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Ring Lights

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Quasimodo:

--- Quote from: pwp on February 10, 2013, 05:21:04 PM ---Yes I used to rent Profoto ringlights too, very powerful and built like a tank. But if you need good, controllable power for meaningful portrait shoots, the Profoto can be too strong, even dialed right down. On my 2400 Profoto floorpack I had to run another head on an extension lead out the door just to get the power low enough. Nuts.

The little speedlight style ringlights are very low powered and purpose designed for macro/medical work. As a portrait ringlight they just don't have the horsepower unless you are happy to work with very big apertures and high ISO setings.

Enter the happy medium from Paul C Buff, the maker of Alien Bees and the incredible Einsteins.
http://www.paulcbuff.com/abr800.php They have a very useful power range and OMG check out the price! Five cents change from $400.

http://www.shutterbug.com/content/alienbees%E2%80%99-ringflash-attractive-lighting-option
http://photo.net/photography-news-forum/00KPXA
http://www.ppmag.com/web-exclusives/2007/06/review-supplement-alienbees-ab.html

-PW

--- End quote ---


I looked at your links and this is interesting. I have no experience in using these types (apart from trying a plastic thing attached to a 580 once, american company I believe...). In the second link it argues that the use of ring lights give a distinct look that you only get from these.. Do you or any other have any examples, and also an explanation of how they differ from other types of lighting? (apart from the near no-shadows, also mentioned in the article).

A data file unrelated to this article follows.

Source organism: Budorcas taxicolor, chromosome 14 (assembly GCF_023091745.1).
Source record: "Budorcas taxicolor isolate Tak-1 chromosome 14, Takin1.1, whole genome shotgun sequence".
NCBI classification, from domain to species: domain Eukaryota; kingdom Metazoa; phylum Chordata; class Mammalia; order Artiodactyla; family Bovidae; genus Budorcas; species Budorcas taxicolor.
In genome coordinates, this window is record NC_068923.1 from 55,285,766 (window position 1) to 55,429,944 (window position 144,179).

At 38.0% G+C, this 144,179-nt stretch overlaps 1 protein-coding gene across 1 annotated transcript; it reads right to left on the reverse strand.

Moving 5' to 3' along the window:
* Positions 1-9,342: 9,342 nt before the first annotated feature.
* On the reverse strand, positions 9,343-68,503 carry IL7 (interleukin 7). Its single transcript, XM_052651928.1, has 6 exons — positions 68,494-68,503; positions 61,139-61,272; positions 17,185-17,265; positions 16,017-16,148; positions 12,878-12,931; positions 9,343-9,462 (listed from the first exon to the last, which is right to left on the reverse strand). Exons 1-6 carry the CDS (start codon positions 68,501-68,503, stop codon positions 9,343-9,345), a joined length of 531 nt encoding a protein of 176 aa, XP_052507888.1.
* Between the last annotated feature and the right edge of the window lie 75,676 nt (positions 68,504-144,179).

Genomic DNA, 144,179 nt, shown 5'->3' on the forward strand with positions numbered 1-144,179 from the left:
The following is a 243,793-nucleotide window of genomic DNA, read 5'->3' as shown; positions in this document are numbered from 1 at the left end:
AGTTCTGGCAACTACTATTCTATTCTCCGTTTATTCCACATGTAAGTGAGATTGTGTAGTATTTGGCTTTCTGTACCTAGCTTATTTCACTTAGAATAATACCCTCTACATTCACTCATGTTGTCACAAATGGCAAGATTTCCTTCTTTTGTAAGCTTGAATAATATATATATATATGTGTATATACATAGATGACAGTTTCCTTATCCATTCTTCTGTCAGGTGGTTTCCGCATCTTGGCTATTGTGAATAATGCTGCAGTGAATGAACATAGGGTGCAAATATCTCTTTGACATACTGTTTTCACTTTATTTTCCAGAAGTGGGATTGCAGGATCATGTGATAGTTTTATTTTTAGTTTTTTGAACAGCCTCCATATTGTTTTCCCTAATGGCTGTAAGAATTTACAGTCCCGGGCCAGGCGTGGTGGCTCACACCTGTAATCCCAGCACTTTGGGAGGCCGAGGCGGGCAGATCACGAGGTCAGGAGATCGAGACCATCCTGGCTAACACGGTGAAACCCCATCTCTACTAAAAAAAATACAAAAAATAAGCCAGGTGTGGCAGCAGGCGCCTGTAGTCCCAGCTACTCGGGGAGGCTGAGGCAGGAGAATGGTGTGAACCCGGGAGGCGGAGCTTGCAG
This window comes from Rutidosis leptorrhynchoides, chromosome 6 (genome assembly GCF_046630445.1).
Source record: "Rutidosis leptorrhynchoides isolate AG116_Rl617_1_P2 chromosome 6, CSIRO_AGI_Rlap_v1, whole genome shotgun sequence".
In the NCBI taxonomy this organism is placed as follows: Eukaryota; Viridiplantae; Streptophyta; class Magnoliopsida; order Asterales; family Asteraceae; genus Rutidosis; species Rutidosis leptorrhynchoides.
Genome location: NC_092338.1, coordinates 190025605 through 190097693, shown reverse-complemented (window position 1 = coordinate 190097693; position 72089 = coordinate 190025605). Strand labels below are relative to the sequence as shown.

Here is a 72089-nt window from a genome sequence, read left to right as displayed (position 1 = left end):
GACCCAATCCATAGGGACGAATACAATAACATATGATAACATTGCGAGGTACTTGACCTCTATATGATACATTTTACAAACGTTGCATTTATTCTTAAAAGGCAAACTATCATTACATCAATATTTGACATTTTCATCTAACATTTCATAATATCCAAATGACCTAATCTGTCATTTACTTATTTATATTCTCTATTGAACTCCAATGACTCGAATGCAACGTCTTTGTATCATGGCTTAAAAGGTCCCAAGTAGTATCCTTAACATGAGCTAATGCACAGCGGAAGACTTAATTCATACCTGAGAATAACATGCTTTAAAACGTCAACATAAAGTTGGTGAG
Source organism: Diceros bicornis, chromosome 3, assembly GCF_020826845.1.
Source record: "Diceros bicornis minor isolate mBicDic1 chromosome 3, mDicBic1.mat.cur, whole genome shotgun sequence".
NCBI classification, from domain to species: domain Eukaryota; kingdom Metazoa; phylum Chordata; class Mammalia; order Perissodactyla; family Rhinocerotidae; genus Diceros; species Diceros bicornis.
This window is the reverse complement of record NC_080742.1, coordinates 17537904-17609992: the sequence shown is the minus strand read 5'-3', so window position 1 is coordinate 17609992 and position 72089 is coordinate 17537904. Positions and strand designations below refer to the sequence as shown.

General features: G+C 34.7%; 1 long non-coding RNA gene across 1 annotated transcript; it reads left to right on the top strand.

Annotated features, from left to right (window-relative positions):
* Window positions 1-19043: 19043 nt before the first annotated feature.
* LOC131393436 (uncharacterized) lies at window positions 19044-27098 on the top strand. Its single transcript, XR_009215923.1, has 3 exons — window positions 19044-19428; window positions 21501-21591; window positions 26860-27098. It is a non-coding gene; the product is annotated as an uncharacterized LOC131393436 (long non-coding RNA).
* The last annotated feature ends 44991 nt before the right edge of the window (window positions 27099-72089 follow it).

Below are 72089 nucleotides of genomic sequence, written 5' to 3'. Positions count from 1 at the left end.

Quasimodo:

--- Quote from: privatebydesign on February 10, 2013, 06:10:29 PM ---This link might help.

http://strobist.blogspot.com/2009/10/ray-flash-vs-orbis-vs-alienbees-abr800.html

Small flash style accessories really do lack the power to do very much, though they can be fun. One thing they are very good for is controlling contrast by filling shadows on axis, once you have done the narrow dof thing then that really is their best use.

Here is an example of the narrow dof on axis "look", done with one of the cheap $200 options (I forget which!).

--- End quote ---


Sweet photo! I will look at the link tomorrow :)

agierke:
here are examples with the PCB ABR800. fun strobe unit. perfect for the budget minded portraitist.

Quasimodo:

--- Quote from: privatebydesign on February 10, 2013, 06:10:29 PM ---This link might help.

http://strobist.blogspot.com/2009/10/ray-flash-vs-orbis-vs-alienbees-abr800.html

Small flash style accessories really do lack the power to do very much, though they can be fun. One thing they are very good for is controlling contrast by filling shadows on axis, once you have done the narrow dof thing then that really is their best use.

Here is an example of the narrow dof on axis "look", done with one of the cheap $200 options (I forget which!).

--- End quote ---


Again, thank you.

I looked at the link and the links from there, among the video.

Hmmm...  I love the look you have on this shot. The other ones posted further down are great too, but I see that they cast shaddows (not that that in itself is wrong when going for that).. Why would one use a ring flach instead of a beaty dish (in studio). My impression is that you can get the same effect with a deep beauty dish, but also because of the deepness and the curve of it eliminates the shaddows behind the subject much more? Or are these really two different things for different looks? Is the main benefit of the ringflash that you can have the lens through the light, thus giving other angles of light?

Please forgive me my ignorance.

paul13walnut5:
A favour to an aspiring model friend:


Taken with the cheapo Centon MR-20 discuss earlier, and the nifty fifty.  So decent results needn't cost the earth.

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